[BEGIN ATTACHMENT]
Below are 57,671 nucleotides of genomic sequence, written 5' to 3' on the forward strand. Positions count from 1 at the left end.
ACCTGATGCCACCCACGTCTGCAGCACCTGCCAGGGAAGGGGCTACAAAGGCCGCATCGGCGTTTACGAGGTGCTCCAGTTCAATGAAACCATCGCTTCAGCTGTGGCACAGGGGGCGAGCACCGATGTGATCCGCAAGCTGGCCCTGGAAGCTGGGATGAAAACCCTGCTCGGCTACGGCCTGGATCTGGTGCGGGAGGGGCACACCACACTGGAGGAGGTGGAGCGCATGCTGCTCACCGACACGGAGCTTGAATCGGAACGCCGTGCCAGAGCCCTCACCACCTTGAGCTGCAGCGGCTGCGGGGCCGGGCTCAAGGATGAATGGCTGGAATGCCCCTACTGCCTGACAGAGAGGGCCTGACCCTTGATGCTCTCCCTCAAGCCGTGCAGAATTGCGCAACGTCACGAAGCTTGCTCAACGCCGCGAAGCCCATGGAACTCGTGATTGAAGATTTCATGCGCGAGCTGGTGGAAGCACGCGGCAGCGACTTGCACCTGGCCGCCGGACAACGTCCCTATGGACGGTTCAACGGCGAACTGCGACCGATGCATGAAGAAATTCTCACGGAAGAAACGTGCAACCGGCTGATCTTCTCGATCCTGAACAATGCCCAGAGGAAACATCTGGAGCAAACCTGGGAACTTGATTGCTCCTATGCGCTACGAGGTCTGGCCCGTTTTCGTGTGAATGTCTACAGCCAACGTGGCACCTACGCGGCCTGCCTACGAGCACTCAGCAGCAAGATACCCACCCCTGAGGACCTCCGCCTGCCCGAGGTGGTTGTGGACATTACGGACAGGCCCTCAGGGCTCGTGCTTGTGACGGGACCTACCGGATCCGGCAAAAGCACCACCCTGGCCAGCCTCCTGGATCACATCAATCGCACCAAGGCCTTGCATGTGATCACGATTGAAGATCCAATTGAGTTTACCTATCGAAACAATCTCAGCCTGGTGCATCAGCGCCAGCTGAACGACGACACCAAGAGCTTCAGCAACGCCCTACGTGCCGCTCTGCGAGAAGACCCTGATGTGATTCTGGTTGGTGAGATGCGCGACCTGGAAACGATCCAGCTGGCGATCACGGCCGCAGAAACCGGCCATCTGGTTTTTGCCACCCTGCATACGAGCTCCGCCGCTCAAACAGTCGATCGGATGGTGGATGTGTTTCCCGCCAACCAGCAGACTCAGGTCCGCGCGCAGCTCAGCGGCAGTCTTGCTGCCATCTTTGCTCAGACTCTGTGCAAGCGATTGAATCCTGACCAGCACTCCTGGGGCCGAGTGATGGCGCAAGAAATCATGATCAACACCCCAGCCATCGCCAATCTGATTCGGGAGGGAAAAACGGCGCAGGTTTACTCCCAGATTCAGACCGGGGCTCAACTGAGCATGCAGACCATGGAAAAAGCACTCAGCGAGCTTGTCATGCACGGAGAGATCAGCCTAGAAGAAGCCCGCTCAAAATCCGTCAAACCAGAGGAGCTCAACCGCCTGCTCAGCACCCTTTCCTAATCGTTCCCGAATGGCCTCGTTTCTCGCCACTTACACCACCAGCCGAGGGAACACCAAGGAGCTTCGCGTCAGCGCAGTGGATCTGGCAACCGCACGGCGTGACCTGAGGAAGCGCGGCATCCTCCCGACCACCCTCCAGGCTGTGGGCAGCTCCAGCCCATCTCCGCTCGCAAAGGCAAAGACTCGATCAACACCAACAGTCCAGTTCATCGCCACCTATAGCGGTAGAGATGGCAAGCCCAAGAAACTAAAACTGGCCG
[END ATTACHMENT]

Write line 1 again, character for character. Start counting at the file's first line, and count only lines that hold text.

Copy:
Below are 57,671 nucleotides of genomic sequence, written 5' to 3' on the forward strand. Positions count from 1 at the left end.